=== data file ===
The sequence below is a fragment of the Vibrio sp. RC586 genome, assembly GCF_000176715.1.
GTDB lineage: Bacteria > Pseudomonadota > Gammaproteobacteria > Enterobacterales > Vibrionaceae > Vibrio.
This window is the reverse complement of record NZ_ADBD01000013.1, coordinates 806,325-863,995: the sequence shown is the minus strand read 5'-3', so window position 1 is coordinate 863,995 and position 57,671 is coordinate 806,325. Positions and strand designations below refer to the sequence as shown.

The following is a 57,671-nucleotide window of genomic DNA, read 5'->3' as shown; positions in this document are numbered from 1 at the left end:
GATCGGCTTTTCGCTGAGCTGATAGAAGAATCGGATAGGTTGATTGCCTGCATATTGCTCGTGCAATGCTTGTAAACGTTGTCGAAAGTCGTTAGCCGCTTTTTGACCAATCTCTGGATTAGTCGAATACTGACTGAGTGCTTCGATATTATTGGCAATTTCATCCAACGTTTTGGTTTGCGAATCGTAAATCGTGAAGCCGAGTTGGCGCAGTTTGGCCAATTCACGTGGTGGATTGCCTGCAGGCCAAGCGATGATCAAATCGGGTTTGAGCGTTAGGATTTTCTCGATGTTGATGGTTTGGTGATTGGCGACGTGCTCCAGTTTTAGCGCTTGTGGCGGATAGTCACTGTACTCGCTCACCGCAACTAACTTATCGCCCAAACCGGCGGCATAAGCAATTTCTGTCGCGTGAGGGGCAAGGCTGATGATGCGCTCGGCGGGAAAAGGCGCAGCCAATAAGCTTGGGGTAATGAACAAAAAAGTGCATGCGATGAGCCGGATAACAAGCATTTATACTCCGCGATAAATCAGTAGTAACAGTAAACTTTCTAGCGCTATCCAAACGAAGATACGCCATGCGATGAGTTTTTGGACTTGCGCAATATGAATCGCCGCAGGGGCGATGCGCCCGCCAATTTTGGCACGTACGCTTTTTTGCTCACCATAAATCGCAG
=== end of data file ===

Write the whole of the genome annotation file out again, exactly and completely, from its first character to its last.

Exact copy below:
The sequence below is a fragment of the Vibrio sp. RC586 genome, assembly GCF_000176715.1.
GTDB lineage: Bacteria > Pseudomonadota > Gammaproteobacteria > Enterobacterales > Vibrionaceae > Vibrio.
This window is the reverse complement of record NZ_ADBD01000013.1, coordinates 806,325-863,995: the sequence shown is the minus strand read 5'-3', so window position 1 is coordinate 863,995 and position 57,671 is coordinate 806,325. Positions and strand designations below refer to the sequence as shown.

The following is a 57,671-nucleotide window of genomic DNA, read 5'->3' as shown; positions in this document are numbered from 1 at the left end:
GATCGGCTTTTCGCTGAGCTGATAGAAGAATCGGATAGGTTGATTGCCTGCATATTGCTCGTGCAATGCTTGTAAACGTTGTCGAAAGTCGTTAGCCGCTTTTTGACCAATCTCTGGATTAGTCGAATACTGACTGAGTGCTTCGATATTATTGGCAATTTCATCCAACGTTTTGGTTTGCGAATCGTAAATCGTGAAGCCGAGTTGGCGCAGTTTGGCCAATTCACGTGGTGGATTGCCTGCAGGCCAAGCGATGATCAAATCGGGTTTGAGCGTTAGGATTTTCTCGATGTTGATGGTTTGGTGATTGGCGACGTGCTCCAGTTTTAGCGCTTGTGGCGGATAGTCACTGTACTCGCTCACCGCAACTAACTTATCGCCCAAACCGGCGGCATAAGCAATTTCTGTCGCGTGAGGGGCAAGGCTGATGATGCGCTCGGCGGGAAAAGGCGCAGCCAATAAGCTTGGGGTAATGAACAAAAAAGTGCATGCGATGAGCCGGATAACAAGCATTTATACTCCGCGATAAATCAGTAGTAACAGTAAACTTTCTAGCGCTATCCAAACGAAGATACGCCATGCGATGAGTTTTTGGACTTGCGCAATATGAATCGCCGCAGGGGCGATGCGCCCGCCAATTTTGGCACGTACGCTTTTTTGCTCACCATAAATCGCAG